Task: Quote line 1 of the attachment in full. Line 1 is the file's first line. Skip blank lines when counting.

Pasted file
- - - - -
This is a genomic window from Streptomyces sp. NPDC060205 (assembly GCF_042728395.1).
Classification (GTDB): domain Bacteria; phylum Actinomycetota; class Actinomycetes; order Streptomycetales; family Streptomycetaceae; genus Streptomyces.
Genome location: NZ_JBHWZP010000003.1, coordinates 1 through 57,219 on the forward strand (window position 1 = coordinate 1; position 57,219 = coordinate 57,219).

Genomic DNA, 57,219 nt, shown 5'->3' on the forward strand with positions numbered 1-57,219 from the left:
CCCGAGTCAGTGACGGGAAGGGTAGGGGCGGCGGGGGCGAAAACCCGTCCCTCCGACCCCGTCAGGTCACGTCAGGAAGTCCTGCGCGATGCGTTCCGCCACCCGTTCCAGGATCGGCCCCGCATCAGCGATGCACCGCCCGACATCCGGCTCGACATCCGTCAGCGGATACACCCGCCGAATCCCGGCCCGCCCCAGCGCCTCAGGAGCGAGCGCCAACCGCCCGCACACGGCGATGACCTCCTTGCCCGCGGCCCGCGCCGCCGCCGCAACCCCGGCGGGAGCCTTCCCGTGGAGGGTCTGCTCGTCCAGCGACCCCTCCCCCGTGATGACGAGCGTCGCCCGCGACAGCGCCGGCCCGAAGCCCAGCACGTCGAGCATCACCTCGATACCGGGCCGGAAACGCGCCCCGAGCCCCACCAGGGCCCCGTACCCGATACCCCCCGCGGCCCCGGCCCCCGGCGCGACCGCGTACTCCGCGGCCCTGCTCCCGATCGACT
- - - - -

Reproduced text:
This is a genomic window from Streptomyces sp. NPDC060205 (assembly GCF_042728395.1).